The Alienation of the Worker

   13 August 2007, early morning

[Siracusa’s list of enterprise desires for the iPhone] is, to be blunt, horseshit. It’s apologist blathering to cover up a failure of imagination and ambition. And it’s saying that people cease to become people when they’re at work, and are instead Enterprise Employees.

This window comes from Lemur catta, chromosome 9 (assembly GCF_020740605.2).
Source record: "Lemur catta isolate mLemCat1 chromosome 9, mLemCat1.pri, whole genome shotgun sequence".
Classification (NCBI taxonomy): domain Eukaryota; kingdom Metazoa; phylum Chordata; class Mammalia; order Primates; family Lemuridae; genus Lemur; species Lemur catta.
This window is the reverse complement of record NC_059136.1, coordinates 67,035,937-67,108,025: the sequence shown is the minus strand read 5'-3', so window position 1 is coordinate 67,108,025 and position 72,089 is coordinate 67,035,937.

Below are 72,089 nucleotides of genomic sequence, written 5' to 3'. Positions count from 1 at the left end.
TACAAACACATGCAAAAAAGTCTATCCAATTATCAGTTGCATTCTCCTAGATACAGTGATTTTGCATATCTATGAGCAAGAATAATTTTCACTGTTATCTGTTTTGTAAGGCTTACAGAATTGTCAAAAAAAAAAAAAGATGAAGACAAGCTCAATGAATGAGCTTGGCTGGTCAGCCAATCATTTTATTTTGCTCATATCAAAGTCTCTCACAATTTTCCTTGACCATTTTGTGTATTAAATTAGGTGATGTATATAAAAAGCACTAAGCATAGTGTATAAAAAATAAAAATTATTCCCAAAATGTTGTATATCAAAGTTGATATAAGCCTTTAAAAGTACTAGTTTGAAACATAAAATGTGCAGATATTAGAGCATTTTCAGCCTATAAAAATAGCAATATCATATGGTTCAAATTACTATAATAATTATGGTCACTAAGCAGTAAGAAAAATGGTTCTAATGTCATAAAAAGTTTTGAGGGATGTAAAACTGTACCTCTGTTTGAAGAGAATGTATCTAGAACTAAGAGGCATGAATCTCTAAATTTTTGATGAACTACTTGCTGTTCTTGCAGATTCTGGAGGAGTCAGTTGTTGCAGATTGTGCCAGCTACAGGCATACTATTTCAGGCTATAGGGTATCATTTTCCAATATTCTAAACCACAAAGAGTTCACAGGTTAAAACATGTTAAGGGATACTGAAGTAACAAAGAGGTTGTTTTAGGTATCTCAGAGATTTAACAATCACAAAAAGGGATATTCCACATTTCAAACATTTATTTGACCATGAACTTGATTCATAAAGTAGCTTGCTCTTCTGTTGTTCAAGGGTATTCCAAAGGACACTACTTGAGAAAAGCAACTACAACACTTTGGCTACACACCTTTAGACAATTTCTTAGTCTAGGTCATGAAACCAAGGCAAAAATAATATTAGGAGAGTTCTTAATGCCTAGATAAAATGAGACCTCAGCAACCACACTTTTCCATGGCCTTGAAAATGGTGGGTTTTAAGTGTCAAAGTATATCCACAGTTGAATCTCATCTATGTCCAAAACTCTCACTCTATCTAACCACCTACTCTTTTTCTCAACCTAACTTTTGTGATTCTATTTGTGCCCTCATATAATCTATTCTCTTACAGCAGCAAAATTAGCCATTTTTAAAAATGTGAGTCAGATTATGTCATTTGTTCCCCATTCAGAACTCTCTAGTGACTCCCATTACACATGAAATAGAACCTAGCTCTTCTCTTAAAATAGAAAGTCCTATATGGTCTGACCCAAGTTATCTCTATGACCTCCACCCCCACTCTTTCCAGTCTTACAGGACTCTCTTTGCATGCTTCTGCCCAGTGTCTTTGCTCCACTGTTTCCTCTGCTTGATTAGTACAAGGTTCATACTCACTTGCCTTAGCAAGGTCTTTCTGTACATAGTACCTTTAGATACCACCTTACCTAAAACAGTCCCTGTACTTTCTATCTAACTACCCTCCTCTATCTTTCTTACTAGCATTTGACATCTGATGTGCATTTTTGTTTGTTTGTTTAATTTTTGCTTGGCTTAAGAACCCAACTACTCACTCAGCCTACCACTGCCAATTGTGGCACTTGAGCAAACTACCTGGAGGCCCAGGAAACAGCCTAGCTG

The emphasis here is mine. This is a tiny point from a much longer article by Anil Dash on developing products for the enterprise market. I thought it was interesting he didn’t feel a need to argue this point: obviously you are the same person at work that you are at home; to think otherwise is ridiculous. To many this idea is axiomatic. In reality, its a reflection of the cultural norms within a capitalist society. For the vast majority of people in the world, work does strip you of your humanity. Our relationships to our coworkers, our bosses, and our customers, can’t be called “human” in any sense of the word. People do become enterprise employees when they arrive at work. Those of us living in the West live in a world built by people who were interested in preserving their wealth, and the modes of production that allow them to continue generating wealth. Think about how important property rights are in any country that operates with a capitalist economy. Property rights are of paramount importance. Think about the cultural norms put in place to explain away poverty and inequity in these countries. Poor people are poor because they are lazy. Rich people are rich because they work hard. These are 18th century puritan Christian ideas that are no longer questioned. Finally think about how we can reach a point where working in a cubicle farm can be called being human.

 

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